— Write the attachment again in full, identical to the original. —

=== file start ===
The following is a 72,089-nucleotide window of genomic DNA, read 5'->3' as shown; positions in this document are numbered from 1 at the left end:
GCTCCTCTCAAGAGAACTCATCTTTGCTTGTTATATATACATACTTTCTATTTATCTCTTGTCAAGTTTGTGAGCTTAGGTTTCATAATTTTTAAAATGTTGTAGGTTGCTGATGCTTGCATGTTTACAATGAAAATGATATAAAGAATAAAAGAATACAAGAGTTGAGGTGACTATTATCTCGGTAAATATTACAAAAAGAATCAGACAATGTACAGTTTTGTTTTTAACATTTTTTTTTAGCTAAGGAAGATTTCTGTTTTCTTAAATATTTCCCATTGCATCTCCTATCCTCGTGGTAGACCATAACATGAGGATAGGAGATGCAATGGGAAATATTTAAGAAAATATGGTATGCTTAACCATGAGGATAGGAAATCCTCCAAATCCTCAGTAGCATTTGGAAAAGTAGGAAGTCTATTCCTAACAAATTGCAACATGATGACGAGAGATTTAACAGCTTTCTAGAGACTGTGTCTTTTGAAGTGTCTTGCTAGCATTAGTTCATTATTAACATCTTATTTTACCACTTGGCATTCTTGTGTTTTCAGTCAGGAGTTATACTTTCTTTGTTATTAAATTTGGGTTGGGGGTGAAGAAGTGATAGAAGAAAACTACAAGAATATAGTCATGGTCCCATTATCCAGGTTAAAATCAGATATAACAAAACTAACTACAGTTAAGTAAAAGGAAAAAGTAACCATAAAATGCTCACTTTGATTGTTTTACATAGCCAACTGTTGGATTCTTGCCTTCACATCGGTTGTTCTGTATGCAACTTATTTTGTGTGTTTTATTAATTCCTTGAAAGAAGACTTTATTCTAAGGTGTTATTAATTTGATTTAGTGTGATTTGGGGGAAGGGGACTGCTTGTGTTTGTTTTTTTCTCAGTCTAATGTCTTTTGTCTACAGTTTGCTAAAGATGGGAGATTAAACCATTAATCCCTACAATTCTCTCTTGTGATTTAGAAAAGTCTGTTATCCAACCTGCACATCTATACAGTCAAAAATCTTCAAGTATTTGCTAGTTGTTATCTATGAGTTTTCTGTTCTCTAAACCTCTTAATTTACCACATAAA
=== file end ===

The following is a 72,089-nucleotide window of genomic DNA, read 5'->3' as shown; positions in this document are numbered from 1 at the left end:
GCTCCTCTCAAGAGAACTCATCTTTGCTTGTTATATATACATACTTTCTATTTATCTCTTGTCAAGTTTGTGAGCTTAGGTTTCATAATTTTTAAAATGTTGTAGGTTGCTGATGCTTGCATGTTTACAATGAAAATGATATAAAGAATAAAAGAATACAAGAGTTGAGGTGACTATTATCTCGGTAAATATTACAAAAAGAATCAGACAATGTACAGTTTTGTTTTTAACATTTTTTTTTAGCTAAGGAAGATTTCTGTTTTCTTAAATATTTCCCATTGCATCTCCTATCCTCGTGGTAGACCATAACATGAGGATAGGAGATGCAATGGGAAATATTTAAGAAAATATGGTATGCTTAACCATGAGGATAGGAAATCCTCCAAATCCTCAGTAGCATTTGGAAAAGTAGGAAGTCTATTCCTAACAAATTGCAACATGATGACGAGAGATTTAACAGCTTTCTAGAGACTGTGTCTTTTGAAGTGTCTTGCTAGCATTAGTTCATTATTAACATCTTATTTTACCACTTGGCATTCTTGTGTTTTCAGTCAGGAGTTATACTTTCTTTGTTATTAAATTTGGGTTGGGGGTGAAGAAGTGATAGAAGAAAACTACAAGAATATAGTCATGGTCCCATTATCCAGGTTAAAATCAGATATAACAAAACTAACTACAGTTAAGTAAAAGGAAAAAGTAACCATAAAATGCTCACTTTGATTGTTTTACATAGCCAACTGTTGGATTCTTGCCTTCACATCGGTTGTTCTGTATGCAACTTATTTTGTGTGTTTTATTAATTCCTTGAAAGAAGACTTTATTCTAAGGTGTTATTAATTTGATTTAGTGTGATTTGGGGGAAGGGGACTGCTTGTGTTTGTTTTTTTCTCAGTCTAATGTCTTTTGTCTACAGTTTGCTAAAGATGGGAGATTAAACCATTAATCCCTACAATTCTCTCTTGTGATTTAGAAAAGTCTGTTATCCAACCTGCACATCTATACAGTCAAAAATCTTCAAGTATTTGCTAGTTGTTATCTATGAGTTTTCTGTTCTCTAAACCTCTTAATTTACCACATAAA